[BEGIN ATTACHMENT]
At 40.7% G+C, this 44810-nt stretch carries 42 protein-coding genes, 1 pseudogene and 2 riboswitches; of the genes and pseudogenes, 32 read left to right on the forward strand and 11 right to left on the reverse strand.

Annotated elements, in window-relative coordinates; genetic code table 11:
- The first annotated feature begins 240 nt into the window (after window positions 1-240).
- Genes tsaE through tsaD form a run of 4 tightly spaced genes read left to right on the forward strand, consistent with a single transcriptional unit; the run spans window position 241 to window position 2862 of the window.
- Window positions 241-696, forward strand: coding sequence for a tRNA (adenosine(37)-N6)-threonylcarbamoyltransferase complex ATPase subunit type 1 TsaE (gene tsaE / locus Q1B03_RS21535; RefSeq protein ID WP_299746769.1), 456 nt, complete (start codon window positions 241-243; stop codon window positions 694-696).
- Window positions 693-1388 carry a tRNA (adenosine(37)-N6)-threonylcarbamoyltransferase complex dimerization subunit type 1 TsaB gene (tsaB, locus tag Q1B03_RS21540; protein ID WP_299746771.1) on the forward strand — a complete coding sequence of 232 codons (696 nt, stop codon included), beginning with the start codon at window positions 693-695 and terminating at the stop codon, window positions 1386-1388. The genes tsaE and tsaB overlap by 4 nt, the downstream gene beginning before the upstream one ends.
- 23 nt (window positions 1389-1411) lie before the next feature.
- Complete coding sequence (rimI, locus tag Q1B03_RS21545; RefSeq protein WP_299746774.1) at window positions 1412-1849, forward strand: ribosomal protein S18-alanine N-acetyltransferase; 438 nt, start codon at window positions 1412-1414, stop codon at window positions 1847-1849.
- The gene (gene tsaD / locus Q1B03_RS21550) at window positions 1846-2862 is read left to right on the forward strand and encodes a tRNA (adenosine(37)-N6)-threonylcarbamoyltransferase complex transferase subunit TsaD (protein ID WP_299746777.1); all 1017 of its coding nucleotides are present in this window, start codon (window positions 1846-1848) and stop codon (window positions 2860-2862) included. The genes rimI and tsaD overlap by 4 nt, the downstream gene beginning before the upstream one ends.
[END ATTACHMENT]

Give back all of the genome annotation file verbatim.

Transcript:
At 40.7% G+C, this 44810-nt stretch carries 42 protein-coding genes, 1 pseudogene and 2 riboswitches; of the genes and pseudogenes, 32 read left to right on the forward strand and 11 right to left on the reverse strand.

Annotated elements, in window-relative coordinates; genetic code table 11:
- The first annotated feature begins 240 nt into the window (after window positions 1-240).
- Genes tsaE through tsaD form a run of 4 tightly spaced genes read left to right on the forward strand, consistent with a single transcriptional unit; the run spans window position 241 to window position 2862 of the window.
- Window positions 241-696, forward strand: coding sequence for a tRNA (adenosine(37)-N6)-threonylcarbamoyltransferase complex ATPase subunit type 1 TsaE (gene tsaE / locus Q1B03_RS21535; RefSeq protein ID WP_299746769.1), 456 nt, complete (start codon window positions 241-243; stop codon window positions 694-696).
- Window positions 693-1388 carry a tRNA (adenosine(37)-N6)-threonylcarbamoyltransferase complex dimerization subunit type 1 TsaB gene (tsaB, locus tag Q1B03_RS21540; protein ID WP_299746771.1) on the forward strand — a complete coding sequence of 232 codons (696 nt, stop codon included), beginning with the start codon at window positions 693-695 and terminating at the stop codon, window positions 1386-1388. The genes tsaE and tsaB overlap by 4 nt, the downstream gene beginning before the upstream one ends.
- 23 nt (window positions 1389-1411) lie before the next feature.
- Complete coding sequence (rimI, locus tag Q1B03_RS21545; RefSeq protein WP_299746774.1) at window positions 1412-1849, forward strand: ribosomal protein S18-alanine N-acetyltransferase; 438 nt, start codon at window positions 1412-1414, stop codon at window positions 1847-1849.
- The gene (gene tsaD / locus Q1B03_RS21550) at window positions 1846-2862 is read left to right on the forward strand and encodes a tRNA (adenosine(37)-N6)-threonylcarbamoyltransferase complex transferase subunit TsaD (protein ID WP_299746777.1); all 1017 of its coding nucleotides are present in this window, start codon (window positions 1846-1848) and stop codon (window positions 2860-2862) included. The genes rimI and tsaD overlap by 4 nt, the downstream gene beginning before the upstream one ends.